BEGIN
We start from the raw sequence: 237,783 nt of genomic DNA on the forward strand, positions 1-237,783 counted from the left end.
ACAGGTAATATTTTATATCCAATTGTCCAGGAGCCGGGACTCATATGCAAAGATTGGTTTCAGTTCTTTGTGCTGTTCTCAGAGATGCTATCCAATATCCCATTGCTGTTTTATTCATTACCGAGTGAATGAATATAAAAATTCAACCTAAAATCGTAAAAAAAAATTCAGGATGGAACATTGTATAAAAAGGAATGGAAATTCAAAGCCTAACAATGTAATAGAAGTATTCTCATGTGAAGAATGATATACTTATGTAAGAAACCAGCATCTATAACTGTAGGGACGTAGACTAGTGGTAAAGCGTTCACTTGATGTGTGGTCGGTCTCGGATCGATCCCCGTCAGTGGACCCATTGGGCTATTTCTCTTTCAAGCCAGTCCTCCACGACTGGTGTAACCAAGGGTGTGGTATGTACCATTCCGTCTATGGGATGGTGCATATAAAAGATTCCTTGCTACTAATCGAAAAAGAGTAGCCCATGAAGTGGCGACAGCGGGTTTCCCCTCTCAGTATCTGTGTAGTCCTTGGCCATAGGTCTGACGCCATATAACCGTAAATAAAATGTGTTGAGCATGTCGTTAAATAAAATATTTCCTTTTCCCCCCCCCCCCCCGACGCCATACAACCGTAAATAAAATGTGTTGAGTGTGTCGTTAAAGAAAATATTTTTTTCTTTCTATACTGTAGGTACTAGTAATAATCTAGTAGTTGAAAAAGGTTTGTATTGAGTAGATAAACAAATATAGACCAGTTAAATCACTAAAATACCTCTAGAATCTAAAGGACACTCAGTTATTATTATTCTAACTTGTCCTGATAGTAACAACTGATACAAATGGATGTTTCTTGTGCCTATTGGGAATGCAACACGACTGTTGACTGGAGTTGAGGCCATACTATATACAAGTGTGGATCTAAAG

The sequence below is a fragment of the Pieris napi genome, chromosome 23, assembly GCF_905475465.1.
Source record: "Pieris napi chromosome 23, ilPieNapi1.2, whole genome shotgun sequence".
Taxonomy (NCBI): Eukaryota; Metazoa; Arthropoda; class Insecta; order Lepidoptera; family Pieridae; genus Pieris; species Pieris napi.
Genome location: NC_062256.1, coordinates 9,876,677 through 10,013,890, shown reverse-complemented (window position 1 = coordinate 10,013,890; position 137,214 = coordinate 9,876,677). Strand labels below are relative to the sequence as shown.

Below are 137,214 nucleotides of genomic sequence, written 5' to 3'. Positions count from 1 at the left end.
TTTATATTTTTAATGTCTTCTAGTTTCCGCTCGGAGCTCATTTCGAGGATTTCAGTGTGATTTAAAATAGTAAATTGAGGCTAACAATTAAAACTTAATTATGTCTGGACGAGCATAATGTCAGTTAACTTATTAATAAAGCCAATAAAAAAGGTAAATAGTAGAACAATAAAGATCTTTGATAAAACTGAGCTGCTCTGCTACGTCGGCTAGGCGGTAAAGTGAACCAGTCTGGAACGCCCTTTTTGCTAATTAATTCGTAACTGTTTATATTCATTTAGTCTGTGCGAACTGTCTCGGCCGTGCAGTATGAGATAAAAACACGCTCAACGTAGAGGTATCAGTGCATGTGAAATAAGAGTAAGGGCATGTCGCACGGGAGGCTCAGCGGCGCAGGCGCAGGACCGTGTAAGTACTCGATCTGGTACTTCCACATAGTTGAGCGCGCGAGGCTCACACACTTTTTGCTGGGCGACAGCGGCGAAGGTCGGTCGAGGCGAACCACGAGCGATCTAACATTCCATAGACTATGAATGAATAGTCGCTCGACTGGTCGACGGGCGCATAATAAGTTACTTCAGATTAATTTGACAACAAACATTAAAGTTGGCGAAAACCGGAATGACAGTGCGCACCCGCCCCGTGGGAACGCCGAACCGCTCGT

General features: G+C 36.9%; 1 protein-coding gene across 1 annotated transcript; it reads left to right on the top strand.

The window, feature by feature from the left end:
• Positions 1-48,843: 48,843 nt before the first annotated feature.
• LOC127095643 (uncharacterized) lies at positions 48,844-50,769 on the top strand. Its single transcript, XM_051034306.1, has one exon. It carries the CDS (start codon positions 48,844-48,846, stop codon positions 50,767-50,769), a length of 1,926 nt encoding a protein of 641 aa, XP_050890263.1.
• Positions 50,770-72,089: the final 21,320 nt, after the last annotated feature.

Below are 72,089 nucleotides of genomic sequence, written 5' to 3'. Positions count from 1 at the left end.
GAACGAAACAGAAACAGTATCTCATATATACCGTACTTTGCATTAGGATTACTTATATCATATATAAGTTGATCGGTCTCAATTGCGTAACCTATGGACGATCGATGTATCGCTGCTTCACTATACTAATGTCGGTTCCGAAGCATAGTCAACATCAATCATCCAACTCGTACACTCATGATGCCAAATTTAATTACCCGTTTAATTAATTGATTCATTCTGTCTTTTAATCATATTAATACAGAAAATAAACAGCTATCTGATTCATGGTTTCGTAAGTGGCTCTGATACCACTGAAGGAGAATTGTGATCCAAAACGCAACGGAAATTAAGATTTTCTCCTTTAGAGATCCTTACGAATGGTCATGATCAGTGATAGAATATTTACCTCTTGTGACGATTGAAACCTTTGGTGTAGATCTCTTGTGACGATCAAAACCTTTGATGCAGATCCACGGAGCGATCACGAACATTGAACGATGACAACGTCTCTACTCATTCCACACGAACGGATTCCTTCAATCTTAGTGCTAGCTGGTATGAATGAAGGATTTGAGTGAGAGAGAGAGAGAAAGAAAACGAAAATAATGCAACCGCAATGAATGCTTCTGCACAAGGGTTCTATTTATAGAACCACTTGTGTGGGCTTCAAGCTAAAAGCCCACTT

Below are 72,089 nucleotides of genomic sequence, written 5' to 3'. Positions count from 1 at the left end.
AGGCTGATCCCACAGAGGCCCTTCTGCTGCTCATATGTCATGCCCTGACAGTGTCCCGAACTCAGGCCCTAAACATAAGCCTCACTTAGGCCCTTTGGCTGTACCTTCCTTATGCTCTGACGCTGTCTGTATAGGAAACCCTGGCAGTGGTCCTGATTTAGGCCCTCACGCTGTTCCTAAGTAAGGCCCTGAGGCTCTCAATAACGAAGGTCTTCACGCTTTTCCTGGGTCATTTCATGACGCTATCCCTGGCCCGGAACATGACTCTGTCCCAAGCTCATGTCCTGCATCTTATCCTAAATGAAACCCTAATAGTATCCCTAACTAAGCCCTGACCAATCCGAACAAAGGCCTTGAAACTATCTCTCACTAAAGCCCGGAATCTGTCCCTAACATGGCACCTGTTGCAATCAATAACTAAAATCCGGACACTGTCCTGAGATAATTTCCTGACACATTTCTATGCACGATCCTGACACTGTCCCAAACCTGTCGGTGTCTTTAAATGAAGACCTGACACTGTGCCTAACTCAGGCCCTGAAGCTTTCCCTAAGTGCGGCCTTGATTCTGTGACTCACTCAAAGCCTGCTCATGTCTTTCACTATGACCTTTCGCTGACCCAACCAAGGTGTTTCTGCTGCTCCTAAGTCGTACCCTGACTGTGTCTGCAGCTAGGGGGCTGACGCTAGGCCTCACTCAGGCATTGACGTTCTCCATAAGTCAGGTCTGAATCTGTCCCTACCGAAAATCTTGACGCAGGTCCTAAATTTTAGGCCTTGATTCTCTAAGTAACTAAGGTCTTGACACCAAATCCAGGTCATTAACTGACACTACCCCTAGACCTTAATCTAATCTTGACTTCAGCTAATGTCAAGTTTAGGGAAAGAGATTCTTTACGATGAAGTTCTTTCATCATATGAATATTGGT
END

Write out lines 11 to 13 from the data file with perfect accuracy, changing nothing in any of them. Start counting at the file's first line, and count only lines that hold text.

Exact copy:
• Positions 1-48,843: 48,843 nt before the first annotated feature.
• LOC127095643 (uncharacterized) lies at positions 48,844-50,769 on the top strand. Its single transcript, XM_051034306.1, has one exon. It carries the CDS (start codon positions 48,844-48,846, stop codon positions 50,767-50,769), a length of 1,926 nt encoding a protein of 641 aa, XP_050890263.1.
• Positions 50,770-72,089: the final 21,320 nt, after the last annotated feature.